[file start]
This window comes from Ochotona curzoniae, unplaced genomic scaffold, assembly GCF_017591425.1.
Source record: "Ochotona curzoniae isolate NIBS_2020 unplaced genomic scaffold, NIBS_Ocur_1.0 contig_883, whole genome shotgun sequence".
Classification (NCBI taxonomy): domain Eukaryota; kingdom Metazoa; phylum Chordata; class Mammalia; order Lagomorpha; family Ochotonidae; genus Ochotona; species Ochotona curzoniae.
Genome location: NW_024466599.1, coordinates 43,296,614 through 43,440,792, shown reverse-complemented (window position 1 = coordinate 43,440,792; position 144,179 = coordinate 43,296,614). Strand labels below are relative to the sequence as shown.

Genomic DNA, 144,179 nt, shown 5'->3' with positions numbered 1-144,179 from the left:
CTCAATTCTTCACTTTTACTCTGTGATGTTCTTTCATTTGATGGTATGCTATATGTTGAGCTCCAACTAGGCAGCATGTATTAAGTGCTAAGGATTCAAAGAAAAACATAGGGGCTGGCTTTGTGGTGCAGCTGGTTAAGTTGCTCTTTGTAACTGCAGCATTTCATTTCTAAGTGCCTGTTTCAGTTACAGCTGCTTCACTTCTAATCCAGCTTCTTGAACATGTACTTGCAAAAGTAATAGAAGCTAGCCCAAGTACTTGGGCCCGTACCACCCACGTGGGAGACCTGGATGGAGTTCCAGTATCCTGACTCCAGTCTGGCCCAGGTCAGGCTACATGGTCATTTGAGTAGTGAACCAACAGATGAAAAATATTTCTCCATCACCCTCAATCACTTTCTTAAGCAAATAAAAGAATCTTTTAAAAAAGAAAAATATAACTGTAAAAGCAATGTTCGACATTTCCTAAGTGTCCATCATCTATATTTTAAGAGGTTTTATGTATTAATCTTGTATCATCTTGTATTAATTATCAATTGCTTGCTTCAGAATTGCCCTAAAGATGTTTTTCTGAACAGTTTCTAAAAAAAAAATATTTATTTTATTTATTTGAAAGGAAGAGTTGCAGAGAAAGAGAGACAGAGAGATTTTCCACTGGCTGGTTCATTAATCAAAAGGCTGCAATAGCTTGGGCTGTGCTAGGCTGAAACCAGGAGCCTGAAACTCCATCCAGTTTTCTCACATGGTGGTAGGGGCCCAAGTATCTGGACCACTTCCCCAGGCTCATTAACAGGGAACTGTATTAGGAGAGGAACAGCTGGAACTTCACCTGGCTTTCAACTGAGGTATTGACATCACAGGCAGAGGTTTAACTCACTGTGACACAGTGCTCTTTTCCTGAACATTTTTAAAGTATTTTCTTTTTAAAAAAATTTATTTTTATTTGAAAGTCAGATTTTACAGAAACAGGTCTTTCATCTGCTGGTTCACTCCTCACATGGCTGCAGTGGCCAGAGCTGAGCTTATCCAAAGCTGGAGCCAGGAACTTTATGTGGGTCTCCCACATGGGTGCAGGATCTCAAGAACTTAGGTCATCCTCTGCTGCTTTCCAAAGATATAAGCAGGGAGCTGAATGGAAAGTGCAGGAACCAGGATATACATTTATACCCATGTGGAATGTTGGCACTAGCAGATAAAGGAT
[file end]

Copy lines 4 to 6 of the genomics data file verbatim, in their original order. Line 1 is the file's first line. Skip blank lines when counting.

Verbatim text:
Genome location: NW_024466599.1, coordinates 43,296,614 through 43,440,792, shown reverse-complemented (window position 1 = coordinate 43,440,792; position 144,179 = coordinate 43,296,614). Strand labels below are relative to the sequence as shown.

Genomic DNA, 144,179 nt, shown 5'->3' with positions numbered 1-144,179 from the left:
CTCAATTCTTCACTTTTACTCTGTGATGTTCTTTCATTTGATGGTATGCTATATGTTGAGCTCCAACTAGGCAGCATGTATTAAGTGCTAAGGATTCAAAGAAAAACATAGGGGCTGGCTTTGTGGTGCAGCTGGTTAAGTTGCTCTTTGTAACTGCAGCATTTCATTTCTAAGTGCCTGTTTCAGTTACAGCTGCTTCACTTCTAATCCAGCTTCTTGAACATGTACTTGCAAAAGTAATAGAAGCTAGCCCAAGTACTTGGGCCCGTACCACCCACGTGGGAGACCTGGATGGAGTTCCAGTATCCTGACTCCAGTCTGGCCCAGGTCAGGCTACATGGTCATTTGAGTAGTGAACCAACAGATGAAAAATATTTCTCCATCACCCTCAATCACTTTCTTAAGCAAATAAAAGAATCTTTTAAAAAAGAAAAATATAACTGTAAAAGCAATGTTCGACATTTCCTAAGTGTCCATCATCTATATTTTAAGAGGTTTTATGTATTAATCTTGTATCATCTTGTATTAATTATCAATTGCTTGCTTCAGAATTGCCCTAAAGATGTTTTTCTGAACAGTTTCTAAAAAAAAAATATTTATTTTATTTATTTGAAAGGAAGAGTTGCAGAGAAAGAGAGACAGAGAGATTTTCCACTGGCTGGTTCATTAATCAAAAGGCTGCAATAGCTTGGGCTGTGCTAGGCTGAAACCAGGAGCCTGAAACTCCATCCAGTTTTCTCACATGGTGGTAGGGGCCCAAGTATCTGGACCACTTCCCCAGGCTCATTAACAGGGAACTGTATTAGGAGAGGAACAGCTGGAACTTCACCTGGCTTTCAACTGAGGTATTGACATCACAGGCAGAGGTTTAACTCACTGTGACACAGTGCTCTTTTCCTGAACATTTTTAAAGTATTTTCTTTTTAAAAAAATTTATTTTTATTTGAAAGTCAGATTTTACAGAAACAGGTCTTTCATCTGCTGGTTCACTCCTCACATGGCTGCAGTGGCCAGAGCTGAGCTTATCCAAAGCTGGAGCCAGGAACTTTATGTGGGTCTCCCACATGGGTGCAGGATCTCAAGAACTTAGGTCATCCTCTGCTGCTTTCCAAAGATATAAGCAGGGAGCTGAATGGAAAGTGCAGGAACCAGGATATACATTTATACCCATGTGGAATGTTGGCACTAGCAGATAAAGGAT